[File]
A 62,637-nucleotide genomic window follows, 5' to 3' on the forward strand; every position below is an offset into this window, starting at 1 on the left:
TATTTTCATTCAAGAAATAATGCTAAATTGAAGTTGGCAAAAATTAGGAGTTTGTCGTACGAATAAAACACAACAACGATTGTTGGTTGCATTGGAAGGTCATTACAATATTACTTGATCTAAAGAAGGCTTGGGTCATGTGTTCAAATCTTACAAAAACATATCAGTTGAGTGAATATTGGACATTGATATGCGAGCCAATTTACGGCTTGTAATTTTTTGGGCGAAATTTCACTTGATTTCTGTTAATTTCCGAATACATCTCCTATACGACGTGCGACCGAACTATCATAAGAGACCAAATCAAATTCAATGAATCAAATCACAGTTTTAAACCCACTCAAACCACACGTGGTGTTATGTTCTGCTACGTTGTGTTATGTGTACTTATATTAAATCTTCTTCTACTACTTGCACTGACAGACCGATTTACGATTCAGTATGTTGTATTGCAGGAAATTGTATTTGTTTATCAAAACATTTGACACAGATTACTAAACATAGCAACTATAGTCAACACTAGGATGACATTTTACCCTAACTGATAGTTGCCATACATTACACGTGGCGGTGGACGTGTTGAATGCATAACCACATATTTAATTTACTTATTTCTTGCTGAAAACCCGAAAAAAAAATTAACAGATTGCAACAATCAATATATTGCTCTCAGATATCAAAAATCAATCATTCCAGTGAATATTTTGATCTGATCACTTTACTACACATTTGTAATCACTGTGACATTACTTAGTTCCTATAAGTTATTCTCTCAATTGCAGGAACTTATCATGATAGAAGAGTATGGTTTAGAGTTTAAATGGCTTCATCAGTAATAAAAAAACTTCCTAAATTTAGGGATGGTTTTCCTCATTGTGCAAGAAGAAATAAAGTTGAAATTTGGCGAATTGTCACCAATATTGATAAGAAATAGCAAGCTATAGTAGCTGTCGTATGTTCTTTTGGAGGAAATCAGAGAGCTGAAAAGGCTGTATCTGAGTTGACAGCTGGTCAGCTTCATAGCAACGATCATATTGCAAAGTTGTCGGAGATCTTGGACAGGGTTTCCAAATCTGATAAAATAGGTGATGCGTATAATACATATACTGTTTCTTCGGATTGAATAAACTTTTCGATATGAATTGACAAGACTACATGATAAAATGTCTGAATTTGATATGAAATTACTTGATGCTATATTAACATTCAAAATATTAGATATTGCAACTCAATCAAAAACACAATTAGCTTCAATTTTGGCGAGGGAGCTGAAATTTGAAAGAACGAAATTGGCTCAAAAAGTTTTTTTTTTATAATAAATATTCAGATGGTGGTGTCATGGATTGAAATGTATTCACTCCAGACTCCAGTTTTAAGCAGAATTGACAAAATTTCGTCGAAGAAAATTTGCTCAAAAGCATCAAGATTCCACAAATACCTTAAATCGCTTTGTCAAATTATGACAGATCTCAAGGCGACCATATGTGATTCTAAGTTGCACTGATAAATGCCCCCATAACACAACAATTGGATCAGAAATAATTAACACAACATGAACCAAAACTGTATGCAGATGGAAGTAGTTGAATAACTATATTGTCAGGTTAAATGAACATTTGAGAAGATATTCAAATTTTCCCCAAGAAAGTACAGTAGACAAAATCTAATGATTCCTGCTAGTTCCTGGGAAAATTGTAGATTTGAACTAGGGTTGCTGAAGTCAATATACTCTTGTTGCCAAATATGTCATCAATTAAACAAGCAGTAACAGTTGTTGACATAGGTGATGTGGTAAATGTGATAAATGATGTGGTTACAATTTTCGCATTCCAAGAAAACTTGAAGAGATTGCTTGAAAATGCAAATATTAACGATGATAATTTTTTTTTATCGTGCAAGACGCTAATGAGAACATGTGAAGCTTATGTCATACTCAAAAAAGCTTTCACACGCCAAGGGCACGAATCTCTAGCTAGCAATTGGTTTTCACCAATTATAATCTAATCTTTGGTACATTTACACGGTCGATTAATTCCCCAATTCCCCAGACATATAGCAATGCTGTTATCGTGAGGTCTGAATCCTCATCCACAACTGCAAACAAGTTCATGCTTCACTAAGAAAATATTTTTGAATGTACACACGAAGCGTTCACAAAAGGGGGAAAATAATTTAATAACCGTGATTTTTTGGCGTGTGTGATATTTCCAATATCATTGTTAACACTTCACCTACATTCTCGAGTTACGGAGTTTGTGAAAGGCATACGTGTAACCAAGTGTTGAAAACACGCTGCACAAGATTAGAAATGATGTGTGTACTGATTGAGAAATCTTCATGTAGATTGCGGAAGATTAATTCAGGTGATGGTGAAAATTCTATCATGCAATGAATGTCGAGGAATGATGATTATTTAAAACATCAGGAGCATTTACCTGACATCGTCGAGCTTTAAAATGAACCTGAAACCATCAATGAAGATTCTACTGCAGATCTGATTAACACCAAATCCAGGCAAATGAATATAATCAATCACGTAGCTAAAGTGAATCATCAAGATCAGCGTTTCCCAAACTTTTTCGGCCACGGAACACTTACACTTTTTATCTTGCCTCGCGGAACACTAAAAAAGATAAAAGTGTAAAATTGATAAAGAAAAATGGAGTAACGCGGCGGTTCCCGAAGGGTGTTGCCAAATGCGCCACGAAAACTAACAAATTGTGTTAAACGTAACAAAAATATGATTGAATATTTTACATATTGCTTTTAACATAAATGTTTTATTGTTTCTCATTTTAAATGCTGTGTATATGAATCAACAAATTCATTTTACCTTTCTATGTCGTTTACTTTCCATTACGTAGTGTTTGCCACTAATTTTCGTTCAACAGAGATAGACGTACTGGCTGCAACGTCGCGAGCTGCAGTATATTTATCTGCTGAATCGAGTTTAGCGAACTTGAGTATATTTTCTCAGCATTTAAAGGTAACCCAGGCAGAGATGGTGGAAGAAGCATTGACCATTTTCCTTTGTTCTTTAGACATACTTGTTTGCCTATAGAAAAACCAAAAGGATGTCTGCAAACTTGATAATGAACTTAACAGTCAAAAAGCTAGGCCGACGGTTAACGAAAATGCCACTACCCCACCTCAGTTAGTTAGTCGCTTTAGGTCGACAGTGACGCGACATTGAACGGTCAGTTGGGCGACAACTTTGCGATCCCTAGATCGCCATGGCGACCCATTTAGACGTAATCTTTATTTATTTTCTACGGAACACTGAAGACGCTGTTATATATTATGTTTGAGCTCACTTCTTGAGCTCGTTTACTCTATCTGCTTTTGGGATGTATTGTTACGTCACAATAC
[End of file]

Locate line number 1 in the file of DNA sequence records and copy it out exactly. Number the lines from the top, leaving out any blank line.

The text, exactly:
A 62,637-nucleotide genomic window follows, 5' to 3' on the forward strand; every position below is an offset into this window, starting at 1 on the left: